Darkwood and PanGaea Sanctuary

Information about this center is no longer updated. This data was last updated on 11 October 2009.

Contact Information

Email: pangaeasanctuary@aol.com, lordofdarkwood@hotmail.com
Website: http://www.pangaeasanctuary.org/darkwood/index.html

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According to the description published on the Darkwood of PanGaea web site, the PanGaea Sanctuary is “an open Fellowship where paganfolk, heathenfolk, etc., are welcome to come together in fellowship and thanksgiving.” The PanGaea Sanctuary’s physical space – forty-five wooded acres about thirty-five miles west of Augusta, near the town of Thomson – is owned and operated by the Darkwood group. PanGaea Sanctuary is “available to the pagan community and is a marvelous place where paganfolk of any path or tradition can get away from the mundane world, and get back in touch with nature.” The Darkwood group itself identifies itself as in the Warrior/Guardian Fam-Tradition, and emphasizes that it is not only a coven, but also a family-by-choice. They do welcome, however, those on other paths.


The Darkwood group, one of the oldest established covens in the Augusta area, has been in existence since 1986. At that time it was one of several active pagan groups in the Augusta area, many of which have since disbanded – or in the words of Rev. Michael A. Smith, have “gone into hiding.” In 1997, the Circle of the 13th Moon (C13) was established on the land now known as PanGaea Sanctuary. After three years, C13 split up and went into a period of dormancy. In 2002, Smith established PanGaea Sanctuary, intending for it to be a direct descendant of both Darkwood and C13. Smith describes PanGaea Sanctuary as having begun to “take on a life of its own” in the past year.


There are 10-25 regular adult participants, ranging in age from 18 to 53. A recent large gathering drew 70 participants, and the PanGaea Sanctuary Yahoo! Group, through which news and events are announced, has more than 90 members. Participants travel from Augusta, but also from Thomson, Washington, Harlem, and Grovetown, Georgia, and North Augusta and Aiken, South Carolina.

Activities and Schedule

Members “circle” at PanGaea Sanctuary on the Saturday evenings closest to the full or new moon, as well as on Sabbats and Festivals throughout the year. Recently launched is the PanGaea Hermetic Order of Rune Magicians, a monthly meeting of those interested in learning the 24 Elder Futhark Runes, and about “the exploration into the magical use of the Runes in our daily lives,” according to Smith. In June of 2004, PanGaea Sanctuary held the first Pagan Gathering ever in the metropolitan Augusta area, an accomplishment Smith is “exceedingly proud of.” Seventy were in attendance, and another Gathering is planned for the first week of April in 2005.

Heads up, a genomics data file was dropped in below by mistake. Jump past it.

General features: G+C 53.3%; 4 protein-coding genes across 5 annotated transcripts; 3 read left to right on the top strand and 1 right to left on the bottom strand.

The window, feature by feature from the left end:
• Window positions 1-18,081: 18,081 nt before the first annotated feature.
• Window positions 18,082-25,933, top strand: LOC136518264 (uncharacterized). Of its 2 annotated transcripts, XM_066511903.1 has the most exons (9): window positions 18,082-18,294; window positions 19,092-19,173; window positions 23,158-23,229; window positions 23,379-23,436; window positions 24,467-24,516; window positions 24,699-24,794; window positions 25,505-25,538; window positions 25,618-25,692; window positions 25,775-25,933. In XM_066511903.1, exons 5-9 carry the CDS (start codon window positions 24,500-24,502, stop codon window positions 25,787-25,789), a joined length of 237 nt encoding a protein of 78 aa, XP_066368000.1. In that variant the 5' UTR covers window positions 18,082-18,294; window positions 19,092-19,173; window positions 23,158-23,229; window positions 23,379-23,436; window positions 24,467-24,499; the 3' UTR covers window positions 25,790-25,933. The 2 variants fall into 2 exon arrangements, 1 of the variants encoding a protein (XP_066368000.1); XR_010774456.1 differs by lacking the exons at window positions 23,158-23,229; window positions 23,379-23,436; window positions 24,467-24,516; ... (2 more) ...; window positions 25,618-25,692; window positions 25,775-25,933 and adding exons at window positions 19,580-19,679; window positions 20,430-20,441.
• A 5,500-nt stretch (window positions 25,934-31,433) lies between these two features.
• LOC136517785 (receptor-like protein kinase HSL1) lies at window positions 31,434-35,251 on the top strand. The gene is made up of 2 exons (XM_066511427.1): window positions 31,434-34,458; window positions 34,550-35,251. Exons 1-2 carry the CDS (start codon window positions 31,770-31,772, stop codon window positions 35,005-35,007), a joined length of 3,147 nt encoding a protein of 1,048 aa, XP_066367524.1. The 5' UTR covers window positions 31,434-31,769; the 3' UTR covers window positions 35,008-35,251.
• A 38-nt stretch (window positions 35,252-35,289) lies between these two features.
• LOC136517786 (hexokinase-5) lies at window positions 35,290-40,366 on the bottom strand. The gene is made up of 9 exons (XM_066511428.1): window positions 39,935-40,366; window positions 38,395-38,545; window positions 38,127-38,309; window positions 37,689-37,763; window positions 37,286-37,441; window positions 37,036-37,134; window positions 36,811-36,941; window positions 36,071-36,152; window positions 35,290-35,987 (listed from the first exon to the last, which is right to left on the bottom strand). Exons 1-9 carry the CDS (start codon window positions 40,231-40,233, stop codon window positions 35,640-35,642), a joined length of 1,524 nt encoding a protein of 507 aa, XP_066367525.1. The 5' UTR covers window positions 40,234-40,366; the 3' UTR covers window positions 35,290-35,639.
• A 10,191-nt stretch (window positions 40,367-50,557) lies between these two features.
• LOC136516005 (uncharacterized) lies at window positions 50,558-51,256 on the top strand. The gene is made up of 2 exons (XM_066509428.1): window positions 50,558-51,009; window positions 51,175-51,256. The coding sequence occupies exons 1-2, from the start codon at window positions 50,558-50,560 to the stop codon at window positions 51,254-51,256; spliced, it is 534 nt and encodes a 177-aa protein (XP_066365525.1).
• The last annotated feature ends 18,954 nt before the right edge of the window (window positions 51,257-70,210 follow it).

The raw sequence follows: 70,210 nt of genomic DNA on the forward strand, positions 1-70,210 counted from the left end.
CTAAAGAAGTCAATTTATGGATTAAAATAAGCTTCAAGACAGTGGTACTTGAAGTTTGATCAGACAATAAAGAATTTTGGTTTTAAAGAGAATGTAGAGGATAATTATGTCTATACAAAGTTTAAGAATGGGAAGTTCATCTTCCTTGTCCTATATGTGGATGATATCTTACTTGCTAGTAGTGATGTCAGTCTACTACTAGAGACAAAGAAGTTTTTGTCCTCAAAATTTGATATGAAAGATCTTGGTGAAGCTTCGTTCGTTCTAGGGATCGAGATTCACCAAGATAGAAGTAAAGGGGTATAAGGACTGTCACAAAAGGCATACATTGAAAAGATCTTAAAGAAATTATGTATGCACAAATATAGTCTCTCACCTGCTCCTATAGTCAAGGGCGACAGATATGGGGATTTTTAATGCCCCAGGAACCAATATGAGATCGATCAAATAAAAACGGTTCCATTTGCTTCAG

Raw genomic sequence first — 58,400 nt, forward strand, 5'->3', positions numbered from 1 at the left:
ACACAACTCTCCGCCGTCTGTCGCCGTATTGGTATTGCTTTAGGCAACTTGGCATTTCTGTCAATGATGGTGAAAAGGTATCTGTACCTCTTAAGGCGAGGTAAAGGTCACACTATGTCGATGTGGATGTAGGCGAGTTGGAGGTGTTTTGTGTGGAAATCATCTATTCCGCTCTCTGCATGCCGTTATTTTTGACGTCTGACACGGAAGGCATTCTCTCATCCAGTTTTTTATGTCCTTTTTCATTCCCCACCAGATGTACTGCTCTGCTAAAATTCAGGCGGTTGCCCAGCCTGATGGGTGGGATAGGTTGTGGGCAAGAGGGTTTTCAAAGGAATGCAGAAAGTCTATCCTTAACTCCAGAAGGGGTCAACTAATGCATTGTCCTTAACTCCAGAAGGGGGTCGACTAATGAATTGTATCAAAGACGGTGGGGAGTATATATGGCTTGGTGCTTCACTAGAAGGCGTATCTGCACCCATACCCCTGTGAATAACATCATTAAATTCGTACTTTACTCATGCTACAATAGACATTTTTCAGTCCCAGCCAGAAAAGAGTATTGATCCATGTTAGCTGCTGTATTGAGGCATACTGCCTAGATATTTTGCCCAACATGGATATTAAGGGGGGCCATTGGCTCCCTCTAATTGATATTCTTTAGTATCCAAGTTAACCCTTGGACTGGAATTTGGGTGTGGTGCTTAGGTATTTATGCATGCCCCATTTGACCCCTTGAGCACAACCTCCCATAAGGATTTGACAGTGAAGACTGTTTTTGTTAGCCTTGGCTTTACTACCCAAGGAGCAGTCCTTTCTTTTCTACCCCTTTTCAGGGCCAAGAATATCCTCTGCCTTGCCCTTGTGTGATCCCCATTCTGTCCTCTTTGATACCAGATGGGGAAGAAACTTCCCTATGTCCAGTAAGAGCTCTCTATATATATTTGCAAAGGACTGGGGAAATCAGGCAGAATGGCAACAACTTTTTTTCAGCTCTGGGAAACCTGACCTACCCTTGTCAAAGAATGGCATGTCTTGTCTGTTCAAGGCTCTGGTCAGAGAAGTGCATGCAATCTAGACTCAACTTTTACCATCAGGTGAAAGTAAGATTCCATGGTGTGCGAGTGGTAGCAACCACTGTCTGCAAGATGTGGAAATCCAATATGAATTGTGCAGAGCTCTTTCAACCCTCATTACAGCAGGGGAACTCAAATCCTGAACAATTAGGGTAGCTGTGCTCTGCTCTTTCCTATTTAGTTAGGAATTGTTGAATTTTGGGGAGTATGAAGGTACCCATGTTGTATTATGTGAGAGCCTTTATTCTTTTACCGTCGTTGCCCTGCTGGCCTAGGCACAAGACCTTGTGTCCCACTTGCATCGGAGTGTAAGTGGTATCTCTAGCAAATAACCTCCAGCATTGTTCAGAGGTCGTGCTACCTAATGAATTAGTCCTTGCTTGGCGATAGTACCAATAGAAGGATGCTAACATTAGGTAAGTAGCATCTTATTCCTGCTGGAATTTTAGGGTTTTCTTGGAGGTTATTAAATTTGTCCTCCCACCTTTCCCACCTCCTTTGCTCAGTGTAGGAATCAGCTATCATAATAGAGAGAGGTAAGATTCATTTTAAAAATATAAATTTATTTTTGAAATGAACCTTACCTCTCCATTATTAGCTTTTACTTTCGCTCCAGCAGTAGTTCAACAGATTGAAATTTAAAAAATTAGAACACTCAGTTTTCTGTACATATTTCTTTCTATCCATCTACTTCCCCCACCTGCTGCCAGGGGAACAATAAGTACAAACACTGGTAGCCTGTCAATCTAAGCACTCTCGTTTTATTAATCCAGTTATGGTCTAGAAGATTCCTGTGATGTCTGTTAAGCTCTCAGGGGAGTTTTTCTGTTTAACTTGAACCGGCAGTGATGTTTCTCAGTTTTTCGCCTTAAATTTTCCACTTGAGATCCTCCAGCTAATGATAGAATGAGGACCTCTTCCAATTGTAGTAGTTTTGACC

Affiliations with Other Communities/Organizations

PanGaea Sanctuary is affiliated with the Savannah Pagans Network in Savannah, Georgia, as well as the Eternal Harvest Church of Wicca, a worship and support center in New Bern, North Carolina. Locally PanGaea Sanctuary is affiliated with the Augusta Pagans Network. There are also several regular participants who are members of the Unitarian Universalist Church in Augusta, which hosts its own covenant of Pagans, Spiral Path.

Description of the Center

The Sanctuary is located near the town of Thomson, which has a population of about 7,000. Thomson, the county seat of McDuffie County, is located on the major highway Interstate 20, which allows for an easy commute to Augusta (about thirty-five miles to the east) and a short day trip to Atlanta (about a two hours’ drive to the west).
It occupies forty-five acres of wooded land, which includes a creek and a number of walking trails. A tree curved like the letter “C” is known as a good place to sit, meditate or relax. An area known as the Crossroads is dedicated to Hekate, and is designated as the place to leave offerings after circles. There is also a Fire Circle, a large clearing ringed by stones that serves as a place for Circles or drumming sessions.

Paganism in Augusta

Darkwood at PanGaea is a non-hierarchal group, but Reverend Michael A. Smith, or Mike, is the informal leader. He describes being a Pagan in Augusta as tricky, due to the lack of a cohesive Pagan community. He notes that most of the Pagans in the area are reclusive, although totaling in number somewhere around 150-200 adults, not including unknown solitaries and soldiers at Fort Gordon. The community at large, as he describes it, is not openly hostile:
I have never encountered open aggression against me for being pagan. I wear my pagan symbols openly, and do not hide the fact that I am pagan. However, I don’t flaunt it in people’s faces either. I have encountered from time to time, individuals who accuse me of being Satanic, or a devil-worshipper, but such encounters are rare. I do talk honestly with Cowen (that is, non-pagans) who express an interest in paganism. I’ve never experienced discrimination in the work place, or in the public sector, but that is probably due in large part to the fact that I am not out there flaunting my religion as some sort of medal of honor. (email interview, 7/20/04)
However, there is a policy of discretion and caution surrounding Darkwood business and visits to PanGaea Sanctuary generally. Part of the Darkwood Code of Honour is “to keep silent,” and a section titled “Circle Ettiquette” on the PanGaea Sanctuary web site states the visitor policy: meeting persons in a public location prior to any invitations being issued to attend a function. According to the site, this “gives both the individual and a representative from PanGaea Sanctuary an opportunity to meet and ‘get a feel’ for each other before attending a function.”